"We're starting with those homes that are going on to the market ... our idea here is to try and make sure that we've got a tool that's good for buyers to see whether or not the home that they're purchasing is efficient."
Woods said under the UK model, someone would come visit a house and produce a roughly four-page report going over insulation, heat sources, and other things. She said the Energy Efficiency and Conservation Authority (EECA) was the obvious body to be involved.
Reforming the RMA
Parker reconfirmed Labour was committing to repealing and replacing the RMA, something National and ACT have also committed to.
"In our view the Resource Management Act - which is now twice its original length - takes too long, costs too much for people to go through its proceses, and it hasn't properly protected the environment."
The government's review of the RMA, completed in July, recommended the RMA be replaced by a Natural and Built Environments Act (NBA) and a Strategic Planning Act, and today Parker said a third act piece of legislation for managed retreat and climate change adaptation was also needed.
Labour aims to get all three done within the next three years, he said, starting with the NBA. The climate legislation would be complex, however.
"What sort of funding mechism you use to assist in managed retreat when that becomes necessary in the future, there are various options around that we haven't made decisions on and I think that'll be the most difficult part of the decision work.
"You have to reach a fair point, you're not going to compensate someone who recently buys a multimilion dollar holiday home in an area that is susceptible to erosion. On the other hand someone for whom it's their only home and it's in an area that the council thinks they're not going to be able to support with infrastructure long term, you have to think about how those costs are shared across society."
He said there was already guidance supplied to councils about new builds in risky areas, the problem was more low-lying suburbs built 100 years ago.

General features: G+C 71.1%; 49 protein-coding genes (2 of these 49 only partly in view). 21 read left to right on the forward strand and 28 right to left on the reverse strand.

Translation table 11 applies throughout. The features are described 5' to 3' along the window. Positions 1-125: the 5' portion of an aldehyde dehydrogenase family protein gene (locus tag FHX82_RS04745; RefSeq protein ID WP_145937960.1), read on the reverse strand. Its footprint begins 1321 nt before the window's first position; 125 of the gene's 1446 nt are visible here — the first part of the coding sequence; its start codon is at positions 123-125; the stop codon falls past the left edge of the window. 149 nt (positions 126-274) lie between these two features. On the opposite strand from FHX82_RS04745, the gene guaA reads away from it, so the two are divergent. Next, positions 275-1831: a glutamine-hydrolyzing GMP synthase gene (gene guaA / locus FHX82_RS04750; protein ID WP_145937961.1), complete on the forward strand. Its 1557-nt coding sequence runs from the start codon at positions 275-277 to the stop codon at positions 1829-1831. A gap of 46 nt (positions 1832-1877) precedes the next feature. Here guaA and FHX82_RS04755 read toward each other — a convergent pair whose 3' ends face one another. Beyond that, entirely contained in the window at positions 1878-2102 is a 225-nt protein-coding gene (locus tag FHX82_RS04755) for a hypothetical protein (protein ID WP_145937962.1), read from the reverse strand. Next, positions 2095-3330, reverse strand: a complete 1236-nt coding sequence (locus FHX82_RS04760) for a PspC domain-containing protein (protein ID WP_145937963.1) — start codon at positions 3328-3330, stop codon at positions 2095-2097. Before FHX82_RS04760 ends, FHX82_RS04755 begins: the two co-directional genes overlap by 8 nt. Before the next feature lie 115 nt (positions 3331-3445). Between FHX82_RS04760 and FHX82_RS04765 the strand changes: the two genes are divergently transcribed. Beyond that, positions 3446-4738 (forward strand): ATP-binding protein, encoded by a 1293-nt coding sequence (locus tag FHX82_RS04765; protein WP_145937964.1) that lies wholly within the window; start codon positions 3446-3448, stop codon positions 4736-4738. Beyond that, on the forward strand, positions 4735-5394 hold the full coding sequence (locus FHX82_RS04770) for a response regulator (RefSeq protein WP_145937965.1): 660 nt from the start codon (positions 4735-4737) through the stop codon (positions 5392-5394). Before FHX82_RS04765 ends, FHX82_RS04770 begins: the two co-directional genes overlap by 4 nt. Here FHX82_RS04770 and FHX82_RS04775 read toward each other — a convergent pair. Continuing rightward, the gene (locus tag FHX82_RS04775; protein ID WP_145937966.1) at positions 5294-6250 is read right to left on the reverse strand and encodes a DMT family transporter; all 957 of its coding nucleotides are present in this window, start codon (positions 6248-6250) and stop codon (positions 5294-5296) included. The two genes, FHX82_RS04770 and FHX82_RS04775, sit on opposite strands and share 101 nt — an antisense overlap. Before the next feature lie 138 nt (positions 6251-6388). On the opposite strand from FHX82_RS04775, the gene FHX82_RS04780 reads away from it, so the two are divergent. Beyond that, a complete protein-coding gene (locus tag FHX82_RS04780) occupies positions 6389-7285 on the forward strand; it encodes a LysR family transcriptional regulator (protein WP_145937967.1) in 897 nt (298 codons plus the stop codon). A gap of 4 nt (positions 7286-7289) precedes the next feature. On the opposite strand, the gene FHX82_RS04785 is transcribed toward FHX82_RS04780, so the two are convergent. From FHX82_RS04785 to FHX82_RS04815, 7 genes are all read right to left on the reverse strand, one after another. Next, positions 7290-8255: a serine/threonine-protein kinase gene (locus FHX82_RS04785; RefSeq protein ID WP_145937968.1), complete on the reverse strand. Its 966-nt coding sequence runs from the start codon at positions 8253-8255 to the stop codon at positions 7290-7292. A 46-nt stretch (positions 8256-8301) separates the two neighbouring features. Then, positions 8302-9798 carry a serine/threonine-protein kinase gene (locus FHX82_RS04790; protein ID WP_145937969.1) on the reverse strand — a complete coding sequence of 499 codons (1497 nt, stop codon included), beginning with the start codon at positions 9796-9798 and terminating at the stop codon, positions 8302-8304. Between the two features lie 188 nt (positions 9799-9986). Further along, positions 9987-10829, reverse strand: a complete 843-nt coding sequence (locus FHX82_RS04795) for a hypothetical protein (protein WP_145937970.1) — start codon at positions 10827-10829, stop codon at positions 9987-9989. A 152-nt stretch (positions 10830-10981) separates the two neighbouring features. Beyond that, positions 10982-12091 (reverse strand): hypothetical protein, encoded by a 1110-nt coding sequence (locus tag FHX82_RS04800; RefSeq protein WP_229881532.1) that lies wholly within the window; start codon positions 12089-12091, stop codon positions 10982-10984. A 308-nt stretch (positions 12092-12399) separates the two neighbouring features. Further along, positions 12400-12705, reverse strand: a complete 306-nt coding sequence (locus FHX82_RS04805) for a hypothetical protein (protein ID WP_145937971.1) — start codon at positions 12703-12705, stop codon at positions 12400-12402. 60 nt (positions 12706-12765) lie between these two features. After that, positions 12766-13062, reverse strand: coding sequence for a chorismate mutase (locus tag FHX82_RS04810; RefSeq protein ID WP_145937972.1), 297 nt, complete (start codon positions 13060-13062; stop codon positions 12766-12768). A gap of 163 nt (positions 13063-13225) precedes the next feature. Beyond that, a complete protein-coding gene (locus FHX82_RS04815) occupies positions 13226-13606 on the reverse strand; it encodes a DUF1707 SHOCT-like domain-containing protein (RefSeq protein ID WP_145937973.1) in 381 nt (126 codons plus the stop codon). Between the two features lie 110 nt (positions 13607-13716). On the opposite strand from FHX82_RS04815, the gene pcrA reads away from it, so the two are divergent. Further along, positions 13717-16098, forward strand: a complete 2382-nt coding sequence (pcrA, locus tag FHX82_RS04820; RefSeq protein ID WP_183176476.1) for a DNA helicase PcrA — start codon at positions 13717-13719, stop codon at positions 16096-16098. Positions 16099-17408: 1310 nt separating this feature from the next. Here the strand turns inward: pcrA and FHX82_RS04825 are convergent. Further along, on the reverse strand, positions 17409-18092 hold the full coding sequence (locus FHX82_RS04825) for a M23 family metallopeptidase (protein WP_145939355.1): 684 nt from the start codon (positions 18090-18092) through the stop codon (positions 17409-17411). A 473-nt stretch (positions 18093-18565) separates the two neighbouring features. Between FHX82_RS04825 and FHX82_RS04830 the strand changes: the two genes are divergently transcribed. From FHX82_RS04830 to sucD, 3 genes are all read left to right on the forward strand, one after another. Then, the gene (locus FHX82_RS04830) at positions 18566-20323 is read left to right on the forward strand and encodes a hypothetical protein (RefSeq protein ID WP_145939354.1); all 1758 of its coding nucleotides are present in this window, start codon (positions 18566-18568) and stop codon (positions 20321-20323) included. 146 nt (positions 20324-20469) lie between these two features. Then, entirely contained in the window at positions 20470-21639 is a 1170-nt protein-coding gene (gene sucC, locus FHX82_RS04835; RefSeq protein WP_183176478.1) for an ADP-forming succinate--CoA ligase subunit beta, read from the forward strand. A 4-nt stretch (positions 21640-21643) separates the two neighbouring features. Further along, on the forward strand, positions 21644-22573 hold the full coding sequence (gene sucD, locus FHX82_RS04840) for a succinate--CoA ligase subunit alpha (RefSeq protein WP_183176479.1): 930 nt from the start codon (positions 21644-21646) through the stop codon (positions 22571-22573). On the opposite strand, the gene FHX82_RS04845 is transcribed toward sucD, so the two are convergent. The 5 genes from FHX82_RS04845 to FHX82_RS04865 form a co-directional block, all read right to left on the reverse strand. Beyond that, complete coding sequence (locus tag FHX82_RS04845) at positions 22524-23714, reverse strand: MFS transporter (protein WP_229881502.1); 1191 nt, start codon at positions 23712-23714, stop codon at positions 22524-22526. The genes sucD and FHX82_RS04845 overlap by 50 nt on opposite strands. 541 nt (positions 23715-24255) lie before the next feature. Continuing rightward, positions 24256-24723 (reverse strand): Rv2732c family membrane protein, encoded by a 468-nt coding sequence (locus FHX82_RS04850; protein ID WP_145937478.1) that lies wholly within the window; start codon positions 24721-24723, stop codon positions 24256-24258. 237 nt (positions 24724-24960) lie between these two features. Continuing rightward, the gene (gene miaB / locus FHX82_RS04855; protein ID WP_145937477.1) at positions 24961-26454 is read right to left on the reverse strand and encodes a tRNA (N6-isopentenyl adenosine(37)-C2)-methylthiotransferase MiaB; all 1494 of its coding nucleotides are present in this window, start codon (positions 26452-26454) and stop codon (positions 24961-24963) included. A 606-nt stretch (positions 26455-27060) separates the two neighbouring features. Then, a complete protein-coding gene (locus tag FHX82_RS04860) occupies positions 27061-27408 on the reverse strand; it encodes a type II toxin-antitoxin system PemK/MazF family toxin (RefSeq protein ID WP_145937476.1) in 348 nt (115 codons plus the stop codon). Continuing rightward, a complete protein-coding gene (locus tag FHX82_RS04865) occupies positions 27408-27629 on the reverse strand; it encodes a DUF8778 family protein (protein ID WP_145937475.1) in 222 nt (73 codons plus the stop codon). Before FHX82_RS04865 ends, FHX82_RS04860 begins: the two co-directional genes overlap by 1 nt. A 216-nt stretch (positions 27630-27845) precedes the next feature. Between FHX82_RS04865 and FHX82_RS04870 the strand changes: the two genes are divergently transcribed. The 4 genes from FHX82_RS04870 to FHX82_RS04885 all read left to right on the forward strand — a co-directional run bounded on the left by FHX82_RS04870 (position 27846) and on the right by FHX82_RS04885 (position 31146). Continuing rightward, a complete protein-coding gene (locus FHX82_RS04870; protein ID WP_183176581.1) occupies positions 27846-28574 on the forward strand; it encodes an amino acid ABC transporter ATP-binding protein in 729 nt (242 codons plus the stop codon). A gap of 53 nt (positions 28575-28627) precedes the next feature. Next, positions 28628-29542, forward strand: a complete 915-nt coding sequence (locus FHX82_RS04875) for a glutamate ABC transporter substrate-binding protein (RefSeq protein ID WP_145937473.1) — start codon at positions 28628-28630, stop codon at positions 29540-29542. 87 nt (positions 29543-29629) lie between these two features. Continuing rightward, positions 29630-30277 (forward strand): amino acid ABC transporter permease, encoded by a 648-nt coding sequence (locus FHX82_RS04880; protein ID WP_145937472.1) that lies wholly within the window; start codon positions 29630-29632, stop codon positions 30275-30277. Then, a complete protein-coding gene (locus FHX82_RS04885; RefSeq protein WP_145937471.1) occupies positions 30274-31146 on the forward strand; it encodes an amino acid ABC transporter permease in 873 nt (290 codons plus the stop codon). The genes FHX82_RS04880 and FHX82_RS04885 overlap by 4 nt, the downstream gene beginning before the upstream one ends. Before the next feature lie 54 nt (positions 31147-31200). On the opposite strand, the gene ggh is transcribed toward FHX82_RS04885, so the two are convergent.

Other parties respond
In a statement, ACT Leader David Seymour said Labour had been opposed to changing the RMA for years and questioned whether, after the "disaster" of KiwiBuild, anyone would believe Labour could get the job done.
"Forget fundamental housing reform, Labour couldn't deliver a pizza to the front door."
"ACT has consistently advocated for overhauling the RMA. National and ACT had the numbers to do reform between 2008 and 2011 and then again between 2014 and the Northland by-election, but National failed to act.
"Labour was elected to solve the housing crisis, but with even more red tape has made it worse."
Green Party environment spokesperson Eugenie Sage welcomed the RMA reforms but said a Green voice was crucial to ensure the environment was not put at risk.
"During the next government, the Greens will be the voice at the table arguing for strong, science-based environmental bottom lines," she said in a statement.
"We have a chance to create planning laws which promote low-emissions, connected urban centres where people can live and work, and flourishing natural environments. However, we saw in the proposed RMA Fast Track legislation that Labour was willing to deprioritise environmental protections and public input into decisions.
"The reforms must improve environmental outcomes, not just uphold the status quo."
She said tangata whenua must also be included, Te Tiriti o Waitangi upheld, and matauranga Māori taken into account.
The party's co-leader and housing spokesperson Marama Davidson welcomed the housing policies, but said a clearer focus on community housing was needed.
"The community housing sector, including iwi and hapū housing providers, knows how to build affordable rentals and the next government needs to support them to do that. Labour's Residential Development Response Fund needs to deliver for community providers, not just the private sector," she said.